Tuesday, October 29, 2013

Can Canine Hair Whorls Predict Temperament?

Left dominant dogs are more anxious and fearful than righties. (See my post of canine righties v. lefties.)  The question here is:  Can chest whorls predict temperament?
According to some experts, a horses' 
facial hair whorl can 
predict temperament.

Hair whorls, also called cowlicks, form in a spiral pattern, either counterclockwise or clockwise, tufted or flat, growing toward the center or away from it.

Clockwise and counterclockwise directions

In cattle there's a relationship between the location of
the hair whorl on the face and temperament.  Middle whorls
predict a more cautious personality.

A 2009 study of dogs by Lisa Tomkins and Paul McGreevy found that 80% have typical whorls in four places: chest, rump, elbows and back of the front legs.

A typical spot for a hair whorl, but this one
seems especially pronounced.

Rump whorls are  common to most dogs. Whorls on the left side of the body
 are usually counterclockwise. Those on the right are clockwise. Check out your
dog's elbow whorls and you'll see what I mean.

Some dogs (about 20%) have additional whorls, as many as ten altogether, on the head, shoulders and abdomen.

A unique hair whorl in this Golden Retriever.
Only 5% of dogs have a facial whorl.

Some researcher theorize that there is a link between hair whorl direction and side preference. They found that lefties have a counterclockwise chest hair whorl; righties' chest whorls go clockwise. But some dogs don't fit the mold and are righties with counterclockwise hair whorls.  According to the guide dog school in Australia, (they made a video)  the exceptions, righties with counterclockwise whorls are twice as likely to successfully complete the guide dog program.  (Only 40% of dogs bred to be guides graduate.)

Counterclockwise hair whorls may be related
to left side dominance.

Except for Rhodesian and Thai Ridgebacks, hair whorls are not breed related, 
but are unique to individual dogs. The Ridgeback's ridge is made up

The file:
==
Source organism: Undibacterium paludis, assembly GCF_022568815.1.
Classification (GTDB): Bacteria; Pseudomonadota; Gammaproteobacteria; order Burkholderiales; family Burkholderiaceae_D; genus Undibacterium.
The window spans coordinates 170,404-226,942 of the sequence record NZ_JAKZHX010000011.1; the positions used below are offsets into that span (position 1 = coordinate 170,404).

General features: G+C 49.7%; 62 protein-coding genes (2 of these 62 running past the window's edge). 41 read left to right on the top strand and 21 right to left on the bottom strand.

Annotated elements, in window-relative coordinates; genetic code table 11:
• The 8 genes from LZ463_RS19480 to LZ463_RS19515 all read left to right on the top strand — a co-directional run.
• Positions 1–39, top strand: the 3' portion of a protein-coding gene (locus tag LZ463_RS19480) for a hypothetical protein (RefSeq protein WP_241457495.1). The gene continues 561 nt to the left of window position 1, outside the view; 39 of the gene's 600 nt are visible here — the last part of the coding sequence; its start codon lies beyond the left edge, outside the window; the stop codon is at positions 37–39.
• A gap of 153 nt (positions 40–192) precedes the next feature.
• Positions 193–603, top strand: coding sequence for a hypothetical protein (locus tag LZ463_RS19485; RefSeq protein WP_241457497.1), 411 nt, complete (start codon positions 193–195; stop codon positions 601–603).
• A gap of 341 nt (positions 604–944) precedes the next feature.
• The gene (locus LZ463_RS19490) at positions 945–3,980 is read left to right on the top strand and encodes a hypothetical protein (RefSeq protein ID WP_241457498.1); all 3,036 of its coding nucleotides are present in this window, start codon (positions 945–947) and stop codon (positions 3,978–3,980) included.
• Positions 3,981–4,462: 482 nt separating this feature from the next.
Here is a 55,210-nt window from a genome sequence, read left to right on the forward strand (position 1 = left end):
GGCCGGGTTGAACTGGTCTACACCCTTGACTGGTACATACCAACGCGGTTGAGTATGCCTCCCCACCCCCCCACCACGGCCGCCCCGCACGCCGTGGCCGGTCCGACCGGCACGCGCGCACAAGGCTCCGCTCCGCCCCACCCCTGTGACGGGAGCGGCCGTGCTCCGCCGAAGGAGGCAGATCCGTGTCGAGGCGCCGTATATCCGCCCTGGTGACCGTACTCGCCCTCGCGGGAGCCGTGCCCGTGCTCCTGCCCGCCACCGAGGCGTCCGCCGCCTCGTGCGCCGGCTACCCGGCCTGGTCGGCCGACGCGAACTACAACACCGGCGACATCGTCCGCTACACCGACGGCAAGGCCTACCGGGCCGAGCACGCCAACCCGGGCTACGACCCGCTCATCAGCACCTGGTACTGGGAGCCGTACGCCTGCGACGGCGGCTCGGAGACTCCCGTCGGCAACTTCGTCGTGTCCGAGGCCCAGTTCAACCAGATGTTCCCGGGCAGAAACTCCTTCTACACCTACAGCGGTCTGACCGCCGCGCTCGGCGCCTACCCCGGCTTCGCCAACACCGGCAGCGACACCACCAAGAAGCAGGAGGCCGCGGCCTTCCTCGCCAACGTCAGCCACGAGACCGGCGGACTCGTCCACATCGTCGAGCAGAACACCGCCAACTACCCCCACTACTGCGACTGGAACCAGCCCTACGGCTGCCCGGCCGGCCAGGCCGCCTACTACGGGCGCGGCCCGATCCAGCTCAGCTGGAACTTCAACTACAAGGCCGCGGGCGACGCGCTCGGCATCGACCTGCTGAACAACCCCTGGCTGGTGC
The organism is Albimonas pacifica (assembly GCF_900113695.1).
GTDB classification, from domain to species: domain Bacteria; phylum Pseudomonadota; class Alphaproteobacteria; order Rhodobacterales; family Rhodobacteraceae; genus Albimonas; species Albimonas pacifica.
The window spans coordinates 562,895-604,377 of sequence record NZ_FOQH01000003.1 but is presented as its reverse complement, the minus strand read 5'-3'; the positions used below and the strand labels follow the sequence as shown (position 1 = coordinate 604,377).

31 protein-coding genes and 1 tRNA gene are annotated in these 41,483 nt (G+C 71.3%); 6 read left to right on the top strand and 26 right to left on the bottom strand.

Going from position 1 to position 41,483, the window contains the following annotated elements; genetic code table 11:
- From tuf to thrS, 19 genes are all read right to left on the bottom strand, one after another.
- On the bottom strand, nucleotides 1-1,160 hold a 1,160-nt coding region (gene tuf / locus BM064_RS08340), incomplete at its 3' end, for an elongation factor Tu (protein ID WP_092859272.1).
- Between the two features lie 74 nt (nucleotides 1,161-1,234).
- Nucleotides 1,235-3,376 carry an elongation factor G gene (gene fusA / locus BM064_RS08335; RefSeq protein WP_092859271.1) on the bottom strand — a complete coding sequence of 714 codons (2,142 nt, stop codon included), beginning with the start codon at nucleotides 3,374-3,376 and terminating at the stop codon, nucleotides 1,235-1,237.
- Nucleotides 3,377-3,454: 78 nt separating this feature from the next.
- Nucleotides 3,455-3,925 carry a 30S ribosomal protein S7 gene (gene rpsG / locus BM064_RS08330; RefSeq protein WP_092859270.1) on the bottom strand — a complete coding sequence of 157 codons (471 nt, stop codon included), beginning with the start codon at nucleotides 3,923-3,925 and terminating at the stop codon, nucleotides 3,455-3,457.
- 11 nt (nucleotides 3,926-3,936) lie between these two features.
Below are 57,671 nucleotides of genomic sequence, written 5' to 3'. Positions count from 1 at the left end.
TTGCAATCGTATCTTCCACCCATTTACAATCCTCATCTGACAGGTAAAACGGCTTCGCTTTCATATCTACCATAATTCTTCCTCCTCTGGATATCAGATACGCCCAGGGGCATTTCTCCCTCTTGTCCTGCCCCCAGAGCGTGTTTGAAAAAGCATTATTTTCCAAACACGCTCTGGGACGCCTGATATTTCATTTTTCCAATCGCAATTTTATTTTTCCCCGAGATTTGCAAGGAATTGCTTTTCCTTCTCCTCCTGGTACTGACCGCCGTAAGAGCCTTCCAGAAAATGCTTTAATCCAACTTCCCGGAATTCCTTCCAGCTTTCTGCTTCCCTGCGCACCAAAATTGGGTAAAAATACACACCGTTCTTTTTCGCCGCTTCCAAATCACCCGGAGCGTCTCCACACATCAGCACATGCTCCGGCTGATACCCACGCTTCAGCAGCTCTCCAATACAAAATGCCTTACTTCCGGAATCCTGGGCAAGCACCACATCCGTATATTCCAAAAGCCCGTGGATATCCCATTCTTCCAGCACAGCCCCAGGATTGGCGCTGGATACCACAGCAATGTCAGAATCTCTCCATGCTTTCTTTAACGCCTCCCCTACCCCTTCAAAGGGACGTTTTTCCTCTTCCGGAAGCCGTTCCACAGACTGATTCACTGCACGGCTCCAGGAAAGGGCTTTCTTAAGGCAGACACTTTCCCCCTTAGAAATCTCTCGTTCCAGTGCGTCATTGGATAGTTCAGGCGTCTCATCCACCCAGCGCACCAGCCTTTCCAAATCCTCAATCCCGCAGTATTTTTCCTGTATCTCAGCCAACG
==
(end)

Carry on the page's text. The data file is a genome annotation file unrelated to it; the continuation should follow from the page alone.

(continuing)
of two hair whorls, one going clockwise and the other counter.  
What's really interesting is that the researchers found that shelter dogs had significantly more counterclockwise whorls than non-shelter dogs, suggesting that, like in cattle and horses, there may be a relationship between hair whorls and temperament.  Check out the cowlicks on your pooch and let me know what you think.

Read the two part study:



  1. first link at end is "forbidden" - goes no where....fyi

  2. I am not positive, but I think my guy had a left side whorl on his chest and he was more of a nervous dog.


  3. Just wondered if this is correct "shelter dogs had significantly more clockwise whorls than non-shelter dogs,"? If clockwise whorls are associated with right sidedness and they are the more successful in guide dog training it seems that they would be less likely to end up in shelters.

  4. I recently saw a documentary on dogs that said dogs with counterclockwise whorls tended to be more creative in problem solving. I don't know if they were just trying to be polite, though they did give examples...

  5. Cat Warren's "What the Dog Knows" (Simon & Schuster, 2013) mentions Tomkin's research and states "Puppies who preferred to use their right paws over their left were twice as likely to pass guide-dog school. Puppies with counterclock-wise chest fur whorls were more than twice as likely to succeed than those with clockwise chest whorls." You seem to be saying the opposite.

    1. Susan is correct. I changed the post to say: Lefties have counterclockwise whorls, and righties have clockwise whorls. But some dogs don't fit the mold. They are righties with counterclockwise whorls. It's these exceptions to the rule that are most likely to complete guide dog programs.

  6. We have a Black Lab/Border Collie mix and she has a prominent clockwise whorl and she is a righty... She is super smart and coordinated, however she is skittish....

  7. I rekon its a load of crap.

  8. My BC has a single hair formation, a sagittal head whorl, relatively straight, like two short banks of hair growing against each other, starting above her left eyebrow. She is a twin, delivered in one sac; the other twin died in birth. She was born in a litter of five altogether. The mother needed a dose of injected oxytocin to complete parturition. My bitch is smaller than her siblings but very bright, pretty and has a lovely temperament. My identical twin has (well, had) a double crown-type whorl; quite common in homozygous human twins. I surmise this might be the canine equivalent.